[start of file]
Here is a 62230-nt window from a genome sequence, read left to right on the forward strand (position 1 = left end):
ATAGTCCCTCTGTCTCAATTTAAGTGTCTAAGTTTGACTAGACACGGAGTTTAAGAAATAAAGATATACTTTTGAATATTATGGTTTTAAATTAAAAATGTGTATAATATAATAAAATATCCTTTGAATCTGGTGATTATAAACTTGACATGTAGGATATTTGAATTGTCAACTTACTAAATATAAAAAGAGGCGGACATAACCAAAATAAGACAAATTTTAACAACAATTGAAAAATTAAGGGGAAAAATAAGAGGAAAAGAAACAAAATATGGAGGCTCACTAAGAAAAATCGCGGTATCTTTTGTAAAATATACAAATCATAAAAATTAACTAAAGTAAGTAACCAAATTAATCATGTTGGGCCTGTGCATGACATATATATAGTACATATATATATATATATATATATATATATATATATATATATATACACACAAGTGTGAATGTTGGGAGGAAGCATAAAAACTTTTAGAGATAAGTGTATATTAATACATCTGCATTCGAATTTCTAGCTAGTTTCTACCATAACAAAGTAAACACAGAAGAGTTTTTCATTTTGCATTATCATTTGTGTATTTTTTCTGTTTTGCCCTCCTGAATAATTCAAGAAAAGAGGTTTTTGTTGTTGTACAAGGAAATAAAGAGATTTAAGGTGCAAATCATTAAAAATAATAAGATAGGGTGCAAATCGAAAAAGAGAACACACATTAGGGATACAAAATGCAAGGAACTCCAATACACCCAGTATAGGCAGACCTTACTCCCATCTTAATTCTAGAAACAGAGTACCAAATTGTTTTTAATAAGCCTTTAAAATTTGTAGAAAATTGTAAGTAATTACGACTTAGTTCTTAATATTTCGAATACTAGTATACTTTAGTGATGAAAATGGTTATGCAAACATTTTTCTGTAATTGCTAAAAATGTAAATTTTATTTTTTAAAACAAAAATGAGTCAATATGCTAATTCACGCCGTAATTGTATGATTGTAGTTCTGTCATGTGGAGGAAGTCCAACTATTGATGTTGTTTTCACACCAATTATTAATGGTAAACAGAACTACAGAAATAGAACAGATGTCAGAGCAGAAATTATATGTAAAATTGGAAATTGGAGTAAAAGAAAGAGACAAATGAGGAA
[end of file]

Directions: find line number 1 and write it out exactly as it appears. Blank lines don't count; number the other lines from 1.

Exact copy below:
Here is a 62230-nt window from a genome sequence, read left to right on the forward strand (position 1 = left end):